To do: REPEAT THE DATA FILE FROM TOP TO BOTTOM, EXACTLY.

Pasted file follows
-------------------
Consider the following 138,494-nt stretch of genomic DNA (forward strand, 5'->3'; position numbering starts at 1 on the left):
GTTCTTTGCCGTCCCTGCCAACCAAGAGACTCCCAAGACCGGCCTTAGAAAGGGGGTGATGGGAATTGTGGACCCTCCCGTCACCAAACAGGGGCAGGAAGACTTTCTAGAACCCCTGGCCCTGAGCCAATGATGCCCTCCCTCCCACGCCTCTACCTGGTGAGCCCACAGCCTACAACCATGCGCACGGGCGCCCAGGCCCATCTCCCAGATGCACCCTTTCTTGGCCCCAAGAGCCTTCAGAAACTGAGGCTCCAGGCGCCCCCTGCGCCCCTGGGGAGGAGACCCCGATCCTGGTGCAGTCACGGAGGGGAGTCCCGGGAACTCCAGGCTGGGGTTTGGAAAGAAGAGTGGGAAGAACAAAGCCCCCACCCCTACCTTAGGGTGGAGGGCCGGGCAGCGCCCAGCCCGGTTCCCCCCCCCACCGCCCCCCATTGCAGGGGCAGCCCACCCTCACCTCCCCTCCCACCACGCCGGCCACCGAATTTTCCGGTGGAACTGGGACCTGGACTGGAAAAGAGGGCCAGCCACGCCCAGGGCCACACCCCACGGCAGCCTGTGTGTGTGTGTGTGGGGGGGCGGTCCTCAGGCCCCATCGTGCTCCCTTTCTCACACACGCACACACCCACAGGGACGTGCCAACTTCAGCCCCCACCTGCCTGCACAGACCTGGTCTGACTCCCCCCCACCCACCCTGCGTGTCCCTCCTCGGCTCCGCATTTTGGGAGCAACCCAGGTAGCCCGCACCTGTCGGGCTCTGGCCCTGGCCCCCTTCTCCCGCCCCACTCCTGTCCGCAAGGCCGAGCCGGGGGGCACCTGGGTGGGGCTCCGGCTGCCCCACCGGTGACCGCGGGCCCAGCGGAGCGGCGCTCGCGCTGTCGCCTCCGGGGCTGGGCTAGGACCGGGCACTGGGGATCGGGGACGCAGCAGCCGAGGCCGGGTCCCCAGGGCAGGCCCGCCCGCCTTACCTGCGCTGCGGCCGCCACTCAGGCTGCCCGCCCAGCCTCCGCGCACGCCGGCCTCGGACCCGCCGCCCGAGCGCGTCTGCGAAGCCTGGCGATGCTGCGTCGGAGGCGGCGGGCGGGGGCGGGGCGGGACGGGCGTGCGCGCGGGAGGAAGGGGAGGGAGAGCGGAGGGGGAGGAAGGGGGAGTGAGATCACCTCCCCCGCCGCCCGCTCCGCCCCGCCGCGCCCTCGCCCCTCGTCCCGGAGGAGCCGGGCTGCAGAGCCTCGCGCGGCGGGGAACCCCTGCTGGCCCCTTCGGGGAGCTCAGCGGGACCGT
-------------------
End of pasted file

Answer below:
Consider the following 138,494-nt stretch of genomic DNA (forward strand, 5'->3'; position numbering starts at 1 on the left):
GTTCTTTGCCGTCCCTGCCAACCAAGAGACTCCCAAGACCGGCCTTAGAAAGGGGGTGATGGGAATTGTGGACCCTCCCGTCACCAAACAGGGGCAGGAAGACTTTCTAGAACCCCTGGCCCTGAGCCAATGATGCCCTCCCTCCCACGCCTCTACCTGGTGAGCCCACAGCCTACAACCATGCGCACGGGCGCCCAGGCCCATCTCCCAGATGCACCCTTTCTTGGCCCCAAGAGCCTTCAGAAACTGAGGCTCCAGGCGCCCCCTGCGCCCCTGGGGAGGAGACCCCGATCCTGGTGCAGTCACGGAGGGGAGTCCCGGGAACTCCAGGCTGGGGTTTGGAAAGAAGAGTGGGAAGAACAAAGCCCCCACCCCTACCTTAGGGTGGAGGGCCGGGCAGCGCCCAGCCCGGTTCCCCCCCCCACCGCCCCCCATTGCAGGGGCAGCCCACCCTCACCTCCCCTCCCACCACGCCGGCCACCGAATTTTCCGGTGGAACTGGGACCTGGACTGGAAAAGAGGGCCAGCCACGCCCAGGGCCACACCCCACGGCAGCCTGTGTGTGTGTGTGTGGGGGGGCGGTCCTCAGGCCCCATCGTGCTCCCTTTCTCACACACGCACACACCCACAGGGACGTGCCAACTTCAGCCCCCACCTGCCTGCACAGACCTGGTCTGACTCCCCCCCACCCACCCTGCGTGTCCCTCCTCGGCTCCGCATTTTGGGAGCAACCCAGGTAGCCCGCACCTGTCGGGCTCTGGCCCTGGCCCCCTTCTCCCGCCCCACTCCTGTCCGCAAGGCCGAGCCGGGGGGCACCTGGGTGGGGCTCCGGCTGCCCCACCGGTGACCGCGGGCCCAGCGGAGCGGCGCTCGCGCTGTCGCCTCCGGGGCTGGGCTAGGACCGGGCACTGGGGATCGGGGACGCAGCAGCCGAGGCCGGGTCCCCAGGGCAGGCCCGCCCGCCTTACCTGCGCTGCGGCCGCCACTCAGGCTGCCCGCCCAGCCTCCGCGCACGCCGGCCTCGGACCCGCCGCCCGAGCGCGTCTGCGAAGCCTGGCGATGCTGCGTCGGAGGCGGCGGGCGGGGGCGGGGCGGGACGGGCGTGCGCGCGGGAGGAAGGGGAGGGAGAGCGGAGGGGGAGGAAGGGGGAGTGAGATCACCTCCCCCGCCGCCCGCTCCGCCCCGCCGCGCCCTCGCCCCTCGTCCCGGAGGAGCCGGGCTGCAGAGCCTCGCGCGGCGGGGAACCCCTGCTGGCCCCTTCGGGGAGCTCAGCGGGACCGT